Additionally, you can increase vitamin D intake through your diet by eating foods that are rich in this vitamin, such as cod, salmon, and tuna, as well as vitamin-D-fortified foods, such as cereals, fruit juice, and yogurt.
For those focused on the more highly beneficial plant-based diet, you can get vitamin D from dairy and vegetables. Examples of these sources include mushrooms, soy milk, and fortified orange juice, rice milk, or almond milk.
Because of the amount of food you would need to get the vitamin D required, and because of the risks sunshine can pose for many, it’s common for people to take plant-based supplements in pill form. Remember to always shop for high-quality supplements that carry the seal of responsible manufacturing, are plant-based, and are non-GMO, and free from fillers.
Vitamin C helps maintain skin elasticity through optimal collagen production. It also has antioxidant properties, protecting the skin from damage; with such a critical role in keeping the skin feeling and looking youthful, most anti-aging products list vitamin C as an essential ingredient.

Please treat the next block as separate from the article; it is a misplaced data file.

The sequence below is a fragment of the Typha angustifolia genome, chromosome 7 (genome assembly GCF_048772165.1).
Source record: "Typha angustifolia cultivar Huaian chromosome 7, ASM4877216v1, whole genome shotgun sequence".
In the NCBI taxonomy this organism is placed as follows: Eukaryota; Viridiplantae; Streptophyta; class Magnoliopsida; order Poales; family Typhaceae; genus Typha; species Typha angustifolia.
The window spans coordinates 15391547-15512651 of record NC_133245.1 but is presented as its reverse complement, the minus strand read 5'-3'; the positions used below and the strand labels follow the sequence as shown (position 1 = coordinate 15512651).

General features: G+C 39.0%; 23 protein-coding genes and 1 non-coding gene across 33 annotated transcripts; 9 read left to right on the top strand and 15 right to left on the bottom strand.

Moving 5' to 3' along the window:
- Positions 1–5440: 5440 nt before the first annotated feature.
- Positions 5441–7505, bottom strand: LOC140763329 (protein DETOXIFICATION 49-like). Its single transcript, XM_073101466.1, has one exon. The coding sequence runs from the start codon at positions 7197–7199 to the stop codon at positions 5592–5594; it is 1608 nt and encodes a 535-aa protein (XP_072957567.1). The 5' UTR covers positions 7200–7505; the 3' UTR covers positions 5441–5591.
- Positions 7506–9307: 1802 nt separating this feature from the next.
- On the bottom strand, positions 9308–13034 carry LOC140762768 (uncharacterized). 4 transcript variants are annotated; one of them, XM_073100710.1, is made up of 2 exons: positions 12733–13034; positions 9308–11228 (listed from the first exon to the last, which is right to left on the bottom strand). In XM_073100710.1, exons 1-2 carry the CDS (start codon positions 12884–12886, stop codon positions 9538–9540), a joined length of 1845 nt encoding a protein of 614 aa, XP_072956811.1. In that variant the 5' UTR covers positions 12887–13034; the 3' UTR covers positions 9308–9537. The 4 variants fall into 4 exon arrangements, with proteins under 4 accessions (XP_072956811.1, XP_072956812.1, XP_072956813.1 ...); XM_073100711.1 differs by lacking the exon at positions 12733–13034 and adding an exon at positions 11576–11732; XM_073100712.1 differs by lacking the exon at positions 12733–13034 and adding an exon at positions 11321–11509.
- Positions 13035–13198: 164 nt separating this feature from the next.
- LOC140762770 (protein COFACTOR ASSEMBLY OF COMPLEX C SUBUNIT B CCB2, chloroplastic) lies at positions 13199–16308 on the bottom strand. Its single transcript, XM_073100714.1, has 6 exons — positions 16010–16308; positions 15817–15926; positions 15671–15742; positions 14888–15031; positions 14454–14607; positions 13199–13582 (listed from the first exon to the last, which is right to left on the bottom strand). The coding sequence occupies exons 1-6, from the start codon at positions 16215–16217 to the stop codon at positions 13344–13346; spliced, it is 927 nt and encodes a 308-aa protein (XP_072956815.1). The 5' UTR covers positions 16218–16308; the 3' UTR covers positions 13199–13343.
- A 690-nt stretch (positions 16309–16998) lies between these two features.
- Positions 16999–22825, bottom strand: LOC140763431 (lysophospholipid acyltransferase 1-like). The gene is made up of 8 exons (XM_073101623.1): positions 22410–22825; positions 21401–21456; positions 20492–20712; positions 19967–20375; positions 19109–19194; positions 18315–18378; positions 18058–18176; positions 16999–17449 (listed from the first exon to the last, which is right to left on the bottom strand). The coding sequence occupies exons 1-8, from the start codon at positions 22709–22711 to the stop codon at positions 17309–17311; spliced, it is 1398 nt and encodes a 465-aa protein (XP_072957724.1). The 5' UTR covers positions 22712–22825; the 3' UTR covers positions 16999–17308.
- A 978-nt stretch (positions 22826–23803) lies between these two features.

Whether derived from your diet, skincare products, or supplements, vitamin C protects against cellular damage, facilitates proper wound healing, slows down signs aging, and prevents skin dryness.
You can easily meet the recommended intake of 1,000 mg of vitamin C per day from plant foods, such as citrus fruits, tomatoes, broccoli, cauliflower, green and red peppers, leafy greens, and winter squash. Vitamin C supplement comes in the form of ascorbic acid and is one of the most popular vitamin supplements for both kids and adults – taken mostly to help boost immunity.
For adults who are also looking to bring back their skin’s youthful health and minimize signs of aging, increasing vitamin C intake through supplements can enhance the effects of their skin care routine.
Vitamin E is another powerful antioxidant that protects the skin against cellular damage from UV rays, as well as other environmental toxins that produce free radicals in the body. This vitamin has healing and moisturizing properties and is another common ingredient in many skincare products.